While most of the DPReview crew put away our cameras and just watched the celestial event, Rishi decided last-minute to hack together a rig and capture a few shots.
Defunct Russian camera maker Zenit is making a comeback, and they're planning to release a full-frame mirrorless camera in 2018.
The days where you're more or less locked into premium or first-party flash units has gone. They're less than $50 now, so there's one less excuse not to get one. Here's our case for adding one to your kit, and a few pointers to get you going.
If you're shooting the solar eclipse here's a hint: don't fry your camera's sensor. Use a proper solar filter that offers at least 16 stops of light filtration, along with UV and IR filtering. More important? Don't look at it unless you've got solar filters. Sensors can be replaced, your retinas can't.
Photographer Rick Wenner recently captured an odd event called the Race of the Gentlemen with a rather odd camera: The Phase One XF IQ3 Achromatic, the world's only 101MP black-and-white digital back.
Buying used is a good way to save some dough, and with the right precautions you can protect yourself from falling victim to a scam.
This two-part video series takes a deep dive into the world of dynamic symmetry and geometric composition, using iconic photographer Henri Cartier-Bresson's brilliant photographs as a guide.
Award-winning photographer Jeremy Cowart tells the moving story behind this drone photograph, captured in the aftermath of the devastating wildfire in Gatlinburg, TN in 2016.
Happy 2017 World Photo Day! We asked everyone on staff at DPReview to share one photo that they took within the last year that makes them jazzed on photography. Here's what we chose.
French President Emmanuel Macron has lodged a legal complaint against a paparazzo who snuck onto the president's private vacation property to take pictures.
Ever wonder what the difference is between compressed, uncompressed and lossless compressed Raw files? Photography Life's Nasim Mansurov breaks it down for you in this informative article.
The oldest known portrait of a US president was just discovered after over a century in storage. It's going up for auction in October, where it's expected to fetch between $150,000 and $250,000.
If you're using the popular Sigma 24-70mm F2.8 Art lens with Sigma's MC-11 converter, listen up: you'll want to update your lens and converter firmware ASAP.
If you've heard it once, you've probably heard it a thousand times: never check in your camera gear when flying. This shattered $11,000 lens is what can happen when you do.
Lensrentals just did its first Cine lens comparison, pitting five top-notch 35mm primes against each other: the Zeiss CP.2 35mm T2.1, Canon CN-E 35mm T1.5, Sigma 35mm T1.5 FF, Rokinon Xeen 35mm T1.5 and Schneider Xenon 35mm T2.1.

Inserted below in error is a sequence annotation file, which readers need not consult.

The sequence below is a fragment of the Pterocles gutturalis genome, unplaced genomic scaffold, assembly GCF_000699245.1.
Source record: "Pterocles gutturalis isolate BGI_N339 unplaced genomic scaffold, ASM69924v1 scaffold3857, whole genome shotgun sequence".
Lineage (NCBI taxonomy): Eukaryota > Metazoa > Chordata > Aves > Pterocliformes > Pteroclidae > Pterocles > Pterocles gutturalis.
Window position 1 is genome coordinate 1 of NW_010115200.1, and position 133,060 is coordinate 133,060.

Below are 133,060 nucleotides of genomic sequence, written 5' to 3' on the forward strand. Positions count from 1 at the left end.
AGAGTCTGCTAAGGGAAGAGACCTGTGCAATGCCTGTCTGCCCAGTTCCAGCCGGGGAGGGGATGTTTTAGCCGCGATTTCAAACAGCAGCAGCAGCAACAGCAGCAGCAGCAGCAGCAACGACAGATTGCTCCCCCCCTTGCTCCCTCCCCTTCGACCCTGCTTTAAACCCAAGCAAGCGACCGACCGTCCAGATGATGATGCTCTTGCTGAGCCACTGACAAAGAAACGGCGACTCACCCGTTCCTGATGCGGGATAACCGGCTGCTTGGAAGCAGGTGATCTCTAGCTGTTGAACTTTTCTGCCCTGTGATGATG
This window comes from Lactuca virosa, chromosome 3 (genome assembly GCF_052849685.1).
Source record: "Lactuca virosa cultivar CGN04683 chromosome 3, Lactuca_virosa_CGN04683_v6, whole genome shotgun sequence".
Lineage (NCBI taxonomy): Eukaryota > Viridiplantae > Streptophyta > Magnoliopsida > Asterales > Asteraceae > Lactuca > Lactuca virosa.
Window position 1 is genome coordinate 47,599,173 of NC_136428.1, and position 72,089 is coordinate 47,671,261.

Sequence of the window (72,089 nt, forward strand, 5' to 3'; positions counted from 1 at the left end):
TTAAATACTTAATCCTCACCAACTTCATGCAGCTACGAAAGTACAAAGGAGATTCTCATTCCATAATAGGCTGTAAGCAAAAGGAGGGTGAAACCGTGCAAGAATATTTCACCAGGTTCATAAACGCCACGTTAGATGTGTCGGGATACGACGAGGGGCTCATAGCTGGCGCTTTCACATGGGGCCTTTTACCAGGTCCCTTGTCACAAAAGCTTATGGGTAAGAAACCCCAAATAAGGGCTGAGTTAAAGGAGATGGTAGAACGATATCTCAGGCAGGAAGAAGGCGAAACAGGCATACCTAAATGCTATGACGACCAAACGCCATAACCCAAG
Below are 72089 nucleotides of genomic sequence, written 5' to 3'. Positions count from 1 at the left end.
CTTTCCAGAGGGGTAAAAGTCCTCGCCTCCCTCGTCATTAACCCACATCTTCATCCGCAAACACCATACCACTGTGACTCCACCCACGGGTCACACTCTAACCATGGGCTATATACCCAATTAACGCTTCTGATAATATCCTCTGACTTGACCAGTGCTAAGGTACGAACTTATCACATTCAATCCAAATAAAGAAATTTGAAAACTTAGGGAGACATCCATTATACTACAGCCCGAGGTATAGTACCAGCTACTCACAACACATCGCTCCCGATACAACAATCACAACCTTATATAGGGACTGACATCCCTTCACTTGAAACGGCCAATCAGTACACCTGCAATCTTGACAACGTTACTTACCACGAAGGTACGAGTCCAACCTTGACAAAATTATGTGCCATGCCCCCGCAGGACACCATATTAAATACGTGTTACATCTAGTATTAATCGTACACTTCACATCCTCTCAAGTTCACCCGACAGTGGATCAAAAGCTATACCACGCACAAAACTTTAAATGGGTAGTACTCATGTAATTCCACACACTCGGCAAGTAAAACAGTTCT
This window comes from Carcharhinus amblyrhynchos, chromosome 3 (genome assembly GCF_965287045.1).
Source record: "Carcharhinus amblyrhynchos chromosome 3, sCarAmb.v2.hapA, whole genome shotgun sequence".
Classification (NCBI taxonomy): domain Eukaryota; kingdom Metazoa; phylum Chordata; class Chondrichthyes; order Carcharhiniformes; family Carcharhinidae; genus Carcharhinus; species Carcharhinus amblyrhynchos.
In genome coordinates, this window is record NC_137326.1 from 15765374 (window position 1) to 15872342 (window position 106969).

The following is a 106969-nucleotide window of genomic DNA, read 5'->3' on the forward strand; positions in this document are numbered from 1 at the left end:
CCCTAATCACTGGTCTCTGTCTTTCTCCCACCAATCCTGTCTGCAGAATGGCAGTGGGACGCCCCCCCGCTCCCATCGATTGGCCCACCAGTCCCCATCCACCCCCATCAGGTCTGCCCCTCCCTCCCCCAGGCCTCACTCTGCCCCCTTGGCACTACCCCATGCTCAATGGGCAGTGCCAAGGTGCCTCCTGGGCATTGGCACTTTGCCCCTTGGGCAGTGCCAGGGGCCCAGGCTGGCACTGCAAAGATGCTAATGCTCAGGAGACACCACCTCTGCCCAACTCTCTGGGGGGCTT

A team of Google researchers have found that slightly warping watermarks when embedding them into images can help prevent automatic removal.
You don't have to empty your savings account to take your photography to the next level. These cheap buys cost about $50 or less, and come with outsized benefits for your photography.
Joey L, Dani Diamond, Brandon Woelfel and Jessica Kobeissi go head-to-head in an episode of "4 photographers shoot the same model."
The latest flagship phone from Asus combines a 12MP 1/2.55" Sony IMX362 main sensor with a smaller Sony IMX351 chip for 2x zoom and a background-blurring portrait mode.
The company behind popular photo editor Picktorial 3 just released the X-Pack: a preset package that allows you to add Fuji's in-camera film simulation profiles to your RAF files in post.
Photoshop. GoPro. Every once in a while a product emerges that defines a category. And sometimes, it vanishes just as quickly as it arrived on the scene. This week's Throwback Thursday remembers the Flip, the pocket camcorder everyone had – until they didn't.
The Nokia 8's dual-cam combines the image data from a 13MP RGB sensor and a 13 monochrome chip for better detail, improved dynamic range and lower noise levels.
The company behind retail giant B&H Photo has agreed to pay out $3.2 million in monetary relief and back wages to settle a discrimination and harassment case from 2016.
After a popular Facebook teaser and some studio portrait samples, Godox has finally officially released the Godox A1 smartphone flash and flash trigger. Cheap, versatile and innovative, color us intrigued.
Canon’s EOS 5D Mk IV has won the European Imaging and Sound Association’s Professional DSLR of the Year award, making this the third year in a row that the brand has beaten Nikon to the top spot in the professional camera category.